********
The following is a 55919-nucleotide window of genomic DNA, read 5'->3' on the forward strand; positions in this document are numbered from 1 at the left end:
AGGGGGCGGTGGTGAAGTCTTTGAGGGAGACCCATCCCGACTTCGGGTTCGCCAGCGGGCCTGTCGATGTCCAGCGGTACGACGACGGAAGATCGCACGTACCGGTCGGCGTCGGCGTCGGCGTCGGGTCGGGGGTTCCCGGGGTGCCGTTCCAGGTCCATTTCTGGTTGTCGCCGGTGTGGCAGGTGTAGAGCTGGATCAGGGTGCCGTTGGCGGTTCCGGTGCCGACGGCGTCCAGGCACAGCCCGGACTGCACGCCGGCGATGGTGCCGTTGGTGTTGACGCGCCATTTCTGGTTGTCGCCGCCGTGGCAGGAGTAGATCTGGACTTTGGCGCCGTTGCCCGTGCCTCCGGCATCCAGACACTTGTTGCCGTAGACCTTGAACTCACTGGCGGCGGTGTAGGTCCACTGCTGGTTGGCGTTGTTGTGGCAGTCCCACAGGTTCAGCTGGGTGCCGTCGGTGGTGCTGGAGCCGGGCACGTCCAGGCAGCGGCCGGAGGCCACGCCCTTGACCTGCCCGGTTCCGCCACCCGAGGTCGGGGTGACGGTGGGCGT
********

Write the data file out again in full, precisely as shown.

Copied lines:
The following is a 55919-nucleotide window of genomic DNA, read 5'->3' on the forward strand; positions in this document are numbered from 1 at the left end:
AGGGGGCGGTGGTGAAGTCTTTGAGGGAGACCCATCCCGACTTCGGGTTCGCCAGCGGGCCTGTCGATGTCCAGCGGTACGACGACGGAAGATCGCACGTACCGGTCGGCGTCGGCGTCGGCGTCGGGTCGGGGGTTCCCGGGGTGCCGTTCCAGGTCCATTTCTGGTTGTCGCCGGTGTGGCAGGTGTAGAGCTGGATCAGGGTGCCGTTGGCGGTTCCGGTGCCGACGGCGTCCAGGCACAGCCCGGACTGCACGCCGGCGATGGTGCCGTTGGTGTTGACGCGCCATTTCTGGTTGTCGCCGCCGTGGCAGGAGTAGATCTGGACTTTGGCGCCGTTGCCCGTGCCTCCGGCATCCAGACACTTGTTGCCGTAGACCTTGAACTCACTGGCGGCGGTGTAGGTCCACTGCTGGTTGGCGTTGTTGTGGCAGTCCCACAGGTTCAGCTGGGTGCCGTCGGTGGTGCTGGAGCCGGGCACGTCCAGGCAGCGGCCGGAGGCCACGCCCTTGACCTGCCCGGTTCCGCCACCCGAGGTCGGGGTGACGGTGGGCGT